The Parkland students have taken the lead, but they have partners all over the country, including from Aztec, a small, rural community in northwestern New Mexico. The community is conservative, many homes have guns and many students have grown up knowing how to handle them.  This student population may not have a natural affinity with the mainstream anti-gun crowd, but they share something profound: the terror of gun violence in school.

On December 7, 2017, a young gunman opened fire at Aztec High School, killing two students, Paco Fernandez and Casey Jordan-Marquez. Aztec High immediately became one in a long list of schools suffering the same tragedy – the loss of one or more in their school community to gun violence. School was no longer, and never would be again, the safe place they had known.

Four students from Aztec joined the movement and traveled to Washington DC for the demonstration on March 24 to end gun violence. They were able to connect with others who had survived the same nightmare and feel the strength of their numbers and the power of their message. They also took advantage of being in the Capitol to take their message to their senator. A local TV station, KOB-TV interviewed the four students before they went and covered them at the protest and in the office of their Senator. I am so proud of the Aztec Four. They will become educated on the issue, and in the process find their own messages and voices.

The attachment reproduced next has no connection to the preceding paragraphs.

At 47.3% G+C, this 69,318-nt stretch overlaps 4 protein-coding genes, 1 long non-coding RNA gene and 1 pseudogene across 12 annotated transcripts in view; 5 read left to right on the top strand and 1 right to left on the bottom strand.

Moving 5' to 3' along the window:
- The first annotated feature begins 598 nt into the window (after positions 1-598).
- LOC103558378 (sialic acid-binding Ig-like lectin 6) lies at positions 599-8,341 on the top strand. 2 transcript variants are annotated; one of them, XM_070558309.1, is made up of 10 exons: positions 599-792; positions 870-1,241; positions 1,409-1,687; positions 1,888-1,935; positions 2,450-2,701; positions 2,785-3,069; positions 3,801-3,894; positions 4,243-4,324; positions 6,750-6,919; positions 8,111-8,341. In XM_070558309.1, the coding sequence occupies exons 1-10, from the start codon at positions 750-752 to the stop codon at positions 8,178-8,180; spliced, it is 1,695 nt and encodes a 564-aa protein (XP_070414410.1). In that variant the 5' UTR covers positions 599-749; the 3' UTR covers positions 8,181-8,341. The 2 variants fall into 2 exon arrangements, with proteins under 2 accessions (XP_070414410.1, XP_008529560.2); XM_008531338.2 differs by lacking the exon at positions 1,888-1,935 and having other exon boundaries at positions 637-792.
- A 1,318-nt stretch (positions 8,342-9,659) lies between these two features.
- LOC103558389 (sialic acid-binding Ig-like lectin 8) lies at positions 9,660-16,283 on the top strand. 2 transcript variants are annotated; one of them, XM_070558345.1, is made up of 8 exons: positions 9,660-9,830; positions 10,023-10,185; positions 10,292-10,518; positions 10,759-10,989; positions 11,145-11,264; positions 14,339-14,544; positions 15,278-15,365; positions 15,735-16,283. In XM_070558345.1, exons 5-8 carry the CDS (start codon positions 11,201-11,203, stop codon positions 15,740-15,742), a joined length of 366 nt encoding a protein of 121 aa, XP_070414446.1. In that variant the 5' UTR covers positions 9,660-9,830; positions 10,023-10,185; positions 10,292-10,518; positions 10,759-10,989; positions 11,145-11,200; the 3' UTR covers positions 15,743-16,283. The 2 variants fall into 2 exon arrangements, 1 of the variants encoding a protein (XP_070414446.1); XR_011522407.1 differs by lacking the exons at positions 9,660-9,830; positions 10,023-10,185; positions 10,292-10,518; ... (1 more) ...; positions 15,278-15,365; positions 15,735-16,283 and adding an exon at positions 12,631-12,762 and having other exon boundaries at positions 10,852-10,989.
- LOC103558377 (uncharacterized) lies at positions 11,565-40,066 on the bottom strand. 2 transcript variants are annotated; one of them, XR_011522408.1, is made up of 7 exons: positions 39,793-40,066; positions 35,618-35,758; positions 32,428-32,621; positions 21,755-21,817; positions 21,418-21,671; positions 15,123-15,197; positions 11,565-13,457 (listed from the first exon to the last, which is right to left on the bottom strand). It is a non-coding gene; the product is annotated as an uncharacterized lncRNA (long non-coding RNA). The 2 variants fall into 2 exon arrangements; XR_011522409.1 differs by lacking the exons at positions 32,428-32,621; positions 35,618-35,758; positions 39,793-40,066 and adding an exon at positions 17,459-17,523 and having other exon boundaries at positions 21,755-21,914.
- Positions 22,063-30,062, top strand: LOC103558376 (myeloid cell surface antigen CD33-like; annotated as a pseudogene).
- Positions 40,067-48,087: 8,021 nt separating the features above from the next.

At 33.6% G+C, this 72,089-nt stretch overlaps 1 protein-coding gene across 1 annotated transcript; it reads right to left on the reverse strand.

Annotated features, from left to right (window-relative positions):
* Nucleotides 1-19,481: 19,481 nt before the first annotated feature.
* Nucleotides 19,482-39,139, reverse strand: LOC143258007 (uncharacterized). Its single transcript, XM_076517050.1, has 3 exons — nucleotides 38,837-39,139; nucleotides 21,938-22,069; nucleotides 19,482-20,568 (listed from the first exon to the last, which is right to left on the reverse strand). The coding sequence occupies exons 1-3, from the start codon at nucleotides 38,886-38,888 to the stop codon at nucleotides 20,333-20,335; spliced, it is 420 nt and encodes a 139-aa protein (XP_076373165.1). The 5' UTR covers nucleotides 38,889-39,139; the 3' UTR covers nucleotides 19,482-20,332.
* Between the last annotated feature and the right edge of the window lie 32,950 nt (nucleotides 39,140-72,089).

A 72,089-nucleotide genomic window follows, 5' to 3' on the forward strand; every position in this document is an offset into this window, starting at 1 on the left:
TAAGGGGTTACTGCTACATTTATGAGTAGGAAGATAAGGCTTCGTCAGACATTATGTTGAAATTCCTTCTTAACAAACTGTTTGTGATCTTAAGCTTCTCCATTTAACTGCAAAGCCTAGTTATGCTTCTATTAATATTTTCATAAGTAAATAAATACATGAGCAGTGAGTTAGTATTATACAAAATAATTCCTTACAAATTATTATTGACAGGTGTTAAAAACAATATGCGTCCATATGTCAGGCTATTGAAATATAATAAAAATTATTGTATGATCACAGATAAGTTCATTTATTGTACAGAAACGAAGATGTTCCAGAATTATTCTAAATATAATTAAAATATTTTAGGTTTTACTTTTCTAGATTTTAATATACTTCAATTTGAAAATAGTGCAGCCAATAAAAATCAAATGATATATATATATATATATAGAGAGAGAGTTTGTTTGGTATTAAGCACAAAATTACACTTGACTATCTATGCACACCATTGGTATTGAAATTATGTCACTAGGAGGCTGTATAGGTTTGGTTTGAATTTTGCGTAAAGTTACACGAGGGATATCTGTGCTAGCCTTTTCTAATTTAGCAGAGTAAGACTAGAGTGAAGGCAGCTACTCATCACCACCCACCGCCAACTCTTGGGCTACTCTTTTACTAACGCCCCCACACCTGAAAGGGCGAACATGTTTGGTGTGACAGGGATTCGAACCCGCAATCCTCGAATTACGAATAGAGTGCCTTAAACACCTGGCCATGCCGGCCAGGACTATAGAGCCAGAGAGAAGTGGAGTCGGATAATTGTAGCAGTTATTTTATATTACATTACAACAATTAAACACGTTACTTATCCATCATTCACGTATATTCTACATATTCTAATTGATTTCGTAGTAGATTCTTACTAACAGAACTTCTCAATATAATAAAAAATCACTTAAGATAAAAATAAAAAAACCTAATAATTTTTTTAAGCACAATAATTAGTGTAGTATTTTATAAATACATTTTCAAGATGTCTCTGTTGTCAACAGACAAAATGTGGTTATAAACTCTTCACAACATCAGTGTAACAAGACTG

All over the country students are speaking out in a broad, diverse and powerful movement. I am watching and I am listening, with gratitude. I will offer support however I can.